Data on effectiveness of morning sickness drug may be flawed

January 6, 2017

(HealthDay)—Pyridoxine-doxylamine (Diclectin), used to manage the nausea and vomiting associated with morning sickness, may not be as effective as once believed, according to a new analysis published online Jan. 4 in PLOS One.

Nav Persaud, M.D., and Rujun Zhang, M.D., from St. Michael's Hospital in Toronto, reviewed 36,000 pages of documents from the U.S. Food and Drug Administration, including an unpublished 1970s study and a summary of the results. The investigators also obtained other documents from Health Canada through freedom of information requests.

The original trial was done in 14 U.S. clinics among 2,308 women who experienced during their first 12 weeks of pregnancy. The women were randomly assigned to eight groups, one of which was given a placebo and the other seven a variety of drugs, including pyridoxine-doxylamine. Data from 1,599 women were analyzed. More rated the drugs as moderate or excellent, compared with those given a placebo. For pyridoxine-doxylamine, 14 percent gave it a moderate or excellent rating.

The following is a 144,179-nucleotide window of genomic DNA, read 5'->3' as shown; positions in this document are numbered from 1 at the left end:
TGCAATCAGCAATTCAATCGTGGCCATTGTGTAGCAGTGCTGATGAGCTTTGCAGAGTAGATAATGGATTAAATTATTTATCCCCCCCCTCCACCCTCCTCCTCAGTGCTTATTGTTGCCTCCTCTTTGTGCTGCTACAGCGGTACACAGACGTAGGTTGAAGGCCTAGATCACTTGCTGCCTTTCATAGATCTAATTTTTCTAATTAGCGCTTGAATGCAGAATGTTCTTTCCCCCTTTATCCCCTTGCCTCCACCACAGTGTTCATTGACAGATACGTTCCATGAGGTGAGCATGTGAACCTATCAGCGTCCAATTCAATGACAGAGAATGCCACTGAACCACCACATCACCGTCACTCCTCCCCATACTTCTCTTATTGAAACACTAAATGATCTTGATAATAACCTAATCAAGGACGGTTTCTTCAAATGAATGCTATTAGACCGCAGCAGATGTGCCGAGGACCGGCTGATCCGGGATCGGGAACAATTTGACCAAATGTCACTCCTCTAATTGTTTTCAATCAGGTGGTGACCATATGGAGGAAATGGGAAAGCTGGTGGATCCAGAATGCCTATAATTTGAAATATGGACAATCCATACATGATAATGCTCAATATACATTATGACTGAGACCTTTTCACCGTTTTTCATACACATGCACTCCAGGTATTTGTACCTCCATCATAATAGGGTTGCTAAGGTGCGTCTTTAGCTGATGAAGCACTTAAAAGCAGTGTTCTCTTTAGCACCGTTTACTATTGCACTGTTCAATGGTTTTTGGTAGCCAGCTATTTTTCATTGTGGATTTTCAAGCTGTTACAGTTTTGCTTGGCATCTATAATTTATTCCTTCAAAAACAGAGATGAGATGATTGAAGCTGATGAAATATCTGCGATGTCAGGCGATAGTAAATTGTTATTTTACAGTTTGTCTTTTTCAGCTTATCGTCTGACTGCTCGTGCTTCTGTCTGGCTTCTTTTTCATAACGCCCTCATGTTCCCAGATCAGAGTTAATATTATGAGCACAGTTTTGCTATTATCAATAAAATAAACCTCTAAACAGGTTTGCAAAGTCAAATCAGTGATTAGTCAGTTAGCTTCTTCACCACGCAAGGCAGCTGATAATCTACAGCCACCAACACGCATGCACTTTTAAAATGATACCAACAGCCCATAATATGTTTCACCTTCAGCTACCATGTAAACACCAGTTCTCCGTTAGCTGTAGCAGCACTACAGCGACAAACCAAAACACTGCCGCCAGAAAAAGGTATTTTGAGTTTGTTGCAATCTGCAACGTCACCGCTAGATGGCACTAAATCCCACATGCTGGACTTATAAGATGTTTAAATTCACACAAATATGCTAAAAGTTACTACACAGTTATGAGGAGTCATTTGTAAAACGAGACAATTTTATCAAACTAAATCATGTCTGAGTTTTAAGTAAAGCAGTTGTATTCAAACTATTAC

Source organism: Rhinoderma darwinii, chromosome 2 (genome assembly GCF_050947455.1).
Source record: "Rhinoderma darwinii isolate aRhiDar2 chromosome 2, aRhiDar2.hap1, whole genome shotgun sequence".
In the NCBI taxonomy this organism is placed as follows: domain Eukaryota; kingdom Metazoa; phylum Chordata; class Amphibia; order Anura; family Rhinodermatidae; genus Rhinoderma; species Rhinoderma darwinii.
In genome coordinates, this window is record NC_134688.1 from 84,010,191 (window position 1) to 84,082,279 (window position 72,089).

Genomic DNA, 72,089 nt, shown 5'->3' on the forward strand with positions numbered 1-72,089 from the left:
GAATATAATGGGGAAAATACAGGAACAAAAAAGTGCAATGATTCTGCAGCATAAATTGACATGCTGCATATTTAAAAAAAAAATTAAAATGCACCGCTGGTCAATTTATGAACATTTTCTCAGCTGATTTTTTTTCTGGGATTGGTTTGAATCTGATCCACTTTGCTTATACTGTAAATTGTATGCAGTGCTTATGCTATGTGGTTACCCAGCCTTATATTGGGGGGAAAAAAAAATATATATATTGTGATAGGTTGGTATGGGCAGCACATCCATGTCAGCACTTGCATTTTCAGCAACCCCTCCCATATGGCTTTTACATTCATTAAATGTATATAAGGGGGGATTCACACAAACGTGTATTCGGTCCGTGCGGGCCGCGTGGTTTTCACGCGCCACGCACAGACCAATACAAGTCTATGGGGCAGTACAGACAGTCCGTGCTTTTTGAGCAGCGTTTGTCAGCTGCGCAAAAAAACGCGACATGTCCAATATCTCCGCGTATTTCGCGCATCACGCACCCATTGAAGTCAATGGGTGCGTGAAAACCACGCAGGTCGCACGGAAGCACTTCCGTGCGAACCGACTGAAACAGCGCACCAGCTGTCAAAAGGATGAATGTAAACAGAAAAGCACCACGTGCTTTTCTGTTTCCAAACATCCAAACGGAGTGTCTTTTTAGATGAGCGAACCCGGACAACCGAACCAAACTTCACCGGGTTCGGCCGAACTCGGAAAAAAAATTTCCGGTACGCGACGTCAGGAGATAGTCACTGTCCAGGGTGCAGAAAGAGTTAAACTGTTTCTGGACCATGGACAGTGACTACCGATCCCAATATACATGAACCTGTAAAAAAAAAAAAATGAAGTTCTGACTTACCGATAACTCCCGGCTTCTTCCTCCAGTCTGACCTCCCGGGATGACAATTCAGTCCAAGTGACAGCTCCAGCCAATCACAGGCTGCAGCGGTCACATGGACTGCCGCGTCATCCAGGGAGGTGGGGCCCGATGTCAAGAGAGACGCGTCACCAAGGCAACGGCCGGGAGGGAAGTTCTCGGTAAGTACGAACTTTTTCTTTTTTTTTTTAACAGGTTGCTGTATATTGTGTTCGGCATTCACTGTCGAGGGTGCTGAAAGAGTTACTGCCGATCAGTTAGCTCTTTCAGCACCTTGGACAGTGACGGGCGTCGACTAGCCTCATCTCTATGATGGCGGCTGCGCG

Persaud said the earlier study's data about the effectiveness of pyridoxine-doxylamine are shaky at best. "We found two main problems with the [unpublished] study. Data were missing for 31 percent of participants. There are questions about the integrity of the data," Persaud told HealthDay. "The approval and prescribing of this medication are based on this study. The decision to approve this medication should be revisited. The prescribing of the should be revisited."

Explore further: Unpublished research calls into question efficacy of common morning sickness drug

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